UK Pet Forums Forum banner
  • Please post in our Community Feedback thread for help with the new forum software! If you are having trouble logging in, please Contact Us for assistance.

1 - 20 of 27 Posts

·
Registered
Joined
·
7,036 Posts
Discussion Starter · #1 ·
Are yours and if so how do you help them?

My dad is 82 he is still all there mentally, bit of a dodgy hip and back but he is a grand bloke and I adore him. Mum is 6 year younger but early stage dementia so real hard work for dad. She is due to be referred to a "memory" clinic. Thought it would be answer and could get some help, but just watched some depressing programme about care in the home :nonod:

I clean for them at weekends, wash mums hair, do their washing & ironing and send a meal every few days but feel guily I don't do enough. What do you do and do you trust care packages?
 

·
Registered
Joined
·
4,034 Posts
I looked after my Nanna and Grandad for a few years.... My Grandad was 87 when he passed, my Nan died 3 years before him, she was 82 at the time.

My Nan started suffering with early dementia in her late 70s, but care was not an option, my Grandad wouldn't even conceive of the idea... So we muddled through together.

I have to say when my Nan died, whilst my Grandad was completely lost, his own health improved for a while.

I am glad that I was able to care for them both, although with working full time it was hard work. I did similar things to you... I would call in after work 3 times a week to check on them, then on Saturday, I would prepare their meals for the week, freeze them, then take them down on my long Sunday visit where I would do a few more things for them. All they needed to do then was defrost and cook a meal every day and do some boiled potatoes or rice to go with it.

I used to have guilt that I didn't do enough, but looking back now they are both gone I know I did my best for them and know they felt loved, and that to me is the most important thing.
 

·
Registered
Joined
·
7,036 Posts
Discussion Starter · #3 ·
thank you space chick, suppose at the end of the day no matter what you do you worry its not enough. My dad is the same, he is boss man and I can't do anything without his agreement - proper hard to make him let me do their washing & ironing, often go round and the daft old thing is hand washing :confused:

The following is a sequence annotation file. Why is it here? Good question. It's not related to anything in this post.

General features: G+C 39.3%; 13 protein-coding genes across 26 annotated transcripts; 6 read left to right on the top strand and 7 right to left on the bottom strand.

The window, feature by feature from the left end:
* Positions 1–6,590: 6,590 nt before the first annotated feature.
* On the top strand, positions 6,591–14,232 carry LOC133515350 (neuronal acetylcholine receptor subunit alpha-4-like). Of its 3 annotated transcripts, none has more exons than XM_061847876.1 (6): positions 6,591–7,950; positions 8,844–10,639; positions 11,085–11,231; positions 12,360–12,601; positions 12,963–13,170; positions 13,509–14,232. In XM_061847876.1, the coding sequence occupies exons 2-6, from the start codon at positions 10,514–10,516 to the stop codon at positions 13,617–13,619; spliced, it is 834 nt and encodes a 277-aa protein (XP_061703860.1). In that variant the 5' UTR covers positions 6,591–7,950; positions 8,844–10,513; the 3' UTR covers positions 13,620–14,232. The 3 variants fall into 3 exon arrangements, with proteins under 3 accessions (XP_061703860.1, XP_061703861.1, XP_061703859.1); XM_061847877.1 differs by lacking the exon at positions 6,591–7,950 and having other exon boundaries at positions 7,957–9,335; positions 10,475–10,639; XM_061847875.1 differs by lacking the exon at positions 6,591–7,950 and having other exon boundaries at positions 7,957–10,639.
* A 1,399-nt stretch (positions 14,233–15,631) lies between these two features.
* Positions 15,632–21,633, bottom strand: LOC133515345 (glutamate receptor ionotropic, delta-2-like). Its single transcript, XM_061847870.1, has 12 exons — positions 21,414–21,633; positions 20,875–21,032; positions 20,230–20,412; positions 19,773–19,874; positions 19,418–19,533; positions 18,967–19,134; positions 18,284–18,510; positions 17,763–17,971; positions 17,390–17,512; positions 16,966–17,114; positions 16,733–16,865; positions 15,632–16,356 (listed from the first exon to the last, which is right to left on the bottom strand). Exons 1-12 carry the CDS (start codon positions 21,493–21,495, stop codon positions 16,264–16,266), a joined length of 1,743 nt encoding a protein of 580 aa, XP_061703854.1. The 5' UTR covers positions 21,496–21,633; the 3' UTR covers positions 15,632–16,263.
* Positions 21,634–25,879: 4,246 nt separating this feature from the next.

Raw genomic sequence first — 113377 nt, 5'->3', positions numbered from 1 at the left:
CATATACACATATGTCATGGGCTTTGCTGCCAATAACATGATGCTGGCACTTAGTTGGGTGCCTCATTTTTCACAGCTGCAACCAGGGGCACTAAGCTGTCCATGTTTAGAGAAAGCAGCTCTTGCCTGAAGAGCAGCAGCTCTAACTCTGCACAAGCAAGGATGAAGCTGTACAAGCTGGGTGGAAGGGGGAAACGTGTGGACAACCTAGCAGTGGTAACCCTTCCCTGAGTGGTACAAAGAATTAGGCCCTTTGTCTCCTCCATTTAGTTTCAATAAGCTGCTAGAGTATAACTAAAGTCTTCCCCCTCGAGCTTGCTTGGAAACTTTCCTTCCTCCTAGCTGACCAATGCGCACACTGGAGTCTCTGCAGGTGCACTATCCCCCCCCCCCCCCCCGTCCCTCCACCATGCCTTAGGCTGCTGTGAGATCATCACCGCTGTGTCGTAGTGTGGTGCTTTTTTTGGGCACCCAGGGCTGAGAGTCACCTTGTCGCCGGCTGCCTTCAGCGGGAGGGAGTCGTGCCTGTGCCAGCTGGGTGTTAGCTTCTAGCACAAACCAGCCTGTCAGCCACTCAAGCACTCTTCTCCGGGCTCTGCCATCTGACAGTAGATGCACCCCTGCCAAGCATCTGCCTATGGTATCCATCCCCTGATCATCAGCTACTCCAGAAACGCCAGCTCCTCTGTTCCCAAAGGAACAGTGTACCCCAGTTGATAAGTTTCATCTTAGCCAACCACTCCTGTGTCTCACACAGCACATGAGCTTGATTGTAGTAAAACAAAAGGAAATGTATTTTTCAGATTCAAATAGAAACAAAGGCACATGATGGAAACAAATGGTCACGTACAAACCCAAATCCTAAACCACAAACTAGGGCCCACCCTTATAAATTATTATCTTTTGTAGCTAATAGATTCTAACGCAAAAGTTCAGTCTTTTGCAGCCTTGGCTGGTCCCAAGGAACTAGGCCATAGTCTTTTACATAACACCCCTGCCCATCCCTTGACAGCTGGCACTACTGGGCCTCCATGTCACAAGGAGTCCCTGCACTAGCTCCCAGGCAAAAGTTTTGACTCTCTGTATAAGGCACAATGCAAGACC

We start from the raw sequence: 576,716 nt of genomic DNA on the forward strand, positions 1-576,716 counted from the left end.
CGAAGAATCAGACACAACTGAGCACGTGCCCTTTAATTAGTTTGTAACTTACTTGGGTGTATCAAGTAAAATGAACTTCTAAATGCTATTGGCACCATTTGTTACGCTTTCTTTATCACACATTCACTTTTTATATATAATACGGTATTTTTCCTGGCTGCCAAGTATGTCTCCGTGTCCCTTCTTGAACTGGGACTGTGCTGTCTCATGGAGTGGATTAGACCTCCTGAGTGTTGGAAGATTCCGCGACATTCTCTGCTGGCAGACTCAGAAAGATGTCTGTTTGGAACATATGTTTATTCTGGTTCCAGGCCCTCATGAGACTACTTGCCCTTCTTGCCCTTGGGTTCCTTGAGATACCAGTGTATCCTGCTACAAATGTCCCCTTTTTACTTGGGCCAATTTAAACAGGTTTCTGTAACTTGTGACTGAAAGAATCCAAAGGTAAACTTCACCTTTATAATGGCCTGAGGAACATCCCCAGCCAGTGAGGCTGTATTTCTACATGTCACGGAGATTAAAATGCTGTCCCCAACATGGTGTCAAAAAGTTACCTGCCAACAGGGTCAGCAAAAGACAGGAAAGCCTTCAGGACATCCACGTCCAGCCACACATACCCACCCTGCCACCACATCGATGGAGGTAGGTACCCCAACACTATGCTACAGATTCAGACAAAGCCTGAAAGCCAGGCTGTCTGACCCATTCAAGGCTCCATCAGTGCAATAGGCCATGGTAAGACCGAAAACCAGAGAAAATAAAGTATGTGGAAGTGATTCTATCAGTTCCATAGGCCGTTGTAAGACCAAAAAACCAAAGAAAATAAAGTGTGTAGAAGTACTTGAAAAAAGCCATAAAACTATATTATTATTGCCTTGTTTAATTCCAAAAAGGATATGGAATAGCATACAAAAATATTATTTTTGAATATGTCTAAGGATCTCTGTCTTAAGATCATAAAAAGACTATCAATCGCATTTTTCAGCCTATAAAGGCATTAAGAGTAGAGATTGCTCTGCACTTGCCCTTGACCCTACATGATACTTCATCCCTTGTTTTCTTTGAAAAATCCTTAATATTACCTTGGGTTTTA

·
Registered
Joined
·
10,506 Posts
Well my dad has just married someone 2 years younger than me so she can deal with him when his older :w00t: After seeing what my dad has to go through with my Nan (Granddad passed last year) it's like a full time job , as she refuses to go to a warden assisted or anything like that :rolleyes: It is depressing :(
 

·
Administrator
Joined
·
35,983 Posts
My parents are almost 80. Mum is registered partially sighted with macluar degeneration and Dad has been in and out of hospital this year. He worries that she can't manage when he isn't there. She worries that he is in hospital but doesn't like to visit as she gets panicky in the car because she can't see.
Unfortunately I live almost 200 miles away so can't be much practical help. My sister visits as often as she can - she lives about 10 miles from them - but is working so can't go all that often. We have suggested that Mum goes to stay with her if Dad has to go into hospital but she won't go.
It's very difficult but we just do the best we can. They won't have any outside help. When Dad is well he is fairly capable of doing most things and even though Mum can't see very much she is still active. They still manage to go away on holidays - they cruise a couple of times a year - so I don't feel too guilty about not being able to help out more.
 
G

·
both my parents suffered with dementia/alzheimers related problems , dad were much worse , mum had other complications (heart probs , in remission from cancer , and suffered with parkinsons disease)